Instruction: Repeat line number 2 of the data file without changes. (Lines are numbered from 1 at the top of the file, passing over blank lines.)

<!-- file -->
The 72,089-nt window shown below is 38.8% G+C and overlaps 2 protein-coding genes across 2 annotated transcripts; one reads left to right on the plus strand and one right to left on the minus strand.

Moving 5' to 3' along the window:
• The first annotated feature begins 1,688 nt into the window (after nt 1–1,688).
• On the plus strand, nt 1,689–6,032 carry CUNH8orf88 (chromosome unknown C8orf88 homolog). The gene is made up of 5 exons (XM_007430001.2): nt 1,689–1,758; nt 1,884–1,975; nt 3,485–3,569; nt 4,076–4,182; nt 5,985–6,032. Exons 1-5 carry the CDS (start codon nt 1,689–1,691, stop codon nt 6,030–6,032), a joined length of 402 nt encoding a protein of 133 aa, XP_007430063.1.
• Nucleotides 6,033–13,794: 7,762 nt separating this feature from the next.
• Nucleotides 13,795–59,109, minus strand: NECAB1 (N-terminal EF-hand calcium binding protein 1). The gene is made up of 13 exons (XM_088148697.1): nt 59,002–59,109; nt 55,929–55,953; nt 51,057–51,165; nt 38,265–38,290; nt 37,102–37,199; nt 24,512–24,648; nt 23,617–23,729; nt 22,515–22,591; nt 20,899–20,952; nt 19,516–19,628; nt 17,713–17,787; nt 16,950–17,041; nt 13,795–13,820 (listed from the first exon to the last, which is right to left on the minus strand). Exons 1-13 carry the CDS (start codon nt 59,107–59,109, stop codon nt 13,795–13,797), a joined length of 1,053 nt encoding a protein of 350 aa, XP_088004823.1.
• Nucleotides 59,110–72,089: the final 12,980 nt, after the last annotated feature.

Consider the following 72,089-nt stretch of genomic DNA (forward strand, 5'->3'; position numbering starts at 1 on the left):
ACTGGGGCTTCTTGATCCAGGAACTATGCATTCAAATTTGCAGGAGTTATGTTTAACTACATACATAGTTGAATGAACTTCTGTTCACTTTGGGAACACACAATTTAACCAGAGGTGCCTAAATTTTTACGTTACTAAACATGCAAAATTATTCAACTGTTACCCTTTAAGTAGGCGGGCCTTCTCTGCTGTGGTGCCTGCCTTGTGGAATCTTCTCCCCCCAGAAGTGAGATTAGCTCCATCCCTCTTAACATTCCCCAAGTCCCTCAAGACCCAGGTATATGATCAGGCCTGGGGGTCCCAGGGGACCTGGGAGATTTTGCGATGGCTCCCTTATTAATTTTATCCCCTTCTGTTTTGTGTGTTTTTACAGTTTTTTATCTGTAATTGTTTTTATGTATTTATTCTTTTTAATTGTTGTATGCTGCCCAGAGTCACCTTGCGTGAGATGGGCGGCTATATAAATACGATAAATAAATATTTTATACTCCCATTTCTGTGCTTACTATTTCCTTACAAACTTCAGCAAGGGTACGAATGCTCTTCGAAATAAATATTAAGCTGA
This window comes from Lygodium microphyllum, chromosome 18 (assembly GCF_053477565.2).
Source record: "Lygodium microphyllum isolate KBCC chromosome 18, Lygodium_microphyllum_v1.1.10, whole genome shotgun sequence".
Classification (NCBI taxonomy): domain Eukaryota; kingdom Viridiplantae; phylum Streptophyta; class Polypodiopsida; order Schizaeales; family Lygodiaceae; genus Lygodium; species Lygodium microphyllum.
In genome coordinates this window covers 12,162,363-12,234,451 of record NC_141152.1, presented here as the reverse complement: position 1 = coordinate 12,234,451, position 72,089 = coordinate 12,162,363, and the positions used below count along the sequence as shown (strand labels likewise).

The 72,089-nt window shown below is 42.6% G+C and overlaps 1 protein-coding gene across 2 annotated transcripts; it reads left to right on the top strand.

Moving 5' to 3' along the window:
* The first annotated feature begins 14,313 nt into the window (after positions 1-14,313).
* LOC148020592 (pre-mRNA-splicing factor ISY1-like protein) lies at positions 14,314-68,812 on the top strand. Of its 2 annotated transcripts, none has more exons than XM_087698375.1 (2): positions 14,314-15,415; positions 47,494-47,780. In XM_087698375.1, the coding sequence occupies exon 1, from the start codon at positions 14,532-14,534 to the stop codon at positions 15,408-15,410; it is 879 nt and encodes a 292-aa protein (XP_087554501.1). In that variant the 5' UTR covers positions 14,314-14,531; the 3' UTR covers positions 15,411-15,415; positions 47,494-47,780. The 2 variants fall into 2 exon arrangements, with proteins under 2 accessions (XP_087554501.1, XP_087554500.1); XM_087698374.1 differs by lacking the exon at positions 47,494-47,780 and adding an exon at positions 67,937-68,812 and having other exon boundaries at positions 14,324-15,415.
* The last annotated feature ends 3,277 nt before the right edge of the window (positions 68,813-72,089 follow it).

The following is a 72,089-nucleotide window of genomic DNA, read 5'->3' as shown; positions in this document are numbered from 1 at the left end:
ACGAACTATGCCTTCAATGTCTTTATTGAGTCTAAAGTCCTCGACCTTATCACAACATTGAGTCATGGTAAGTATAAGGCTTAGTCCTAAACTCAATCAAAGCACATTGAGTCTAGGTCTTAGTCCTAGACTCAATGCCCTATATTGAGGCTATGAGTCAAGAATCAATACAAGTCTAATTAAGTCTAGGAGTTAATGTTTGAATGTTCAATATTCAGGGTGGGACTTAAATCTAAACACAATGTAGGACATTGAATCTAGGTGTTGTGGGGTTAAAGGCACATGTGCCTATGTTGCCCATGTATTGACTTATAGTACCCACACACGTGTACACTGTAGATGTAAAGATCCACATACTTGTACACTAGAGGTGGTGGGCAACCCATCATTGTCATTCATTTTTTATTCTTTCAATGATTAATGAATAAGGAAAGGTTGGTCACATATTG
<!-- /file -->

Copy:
Moving 5' to 3' along the window: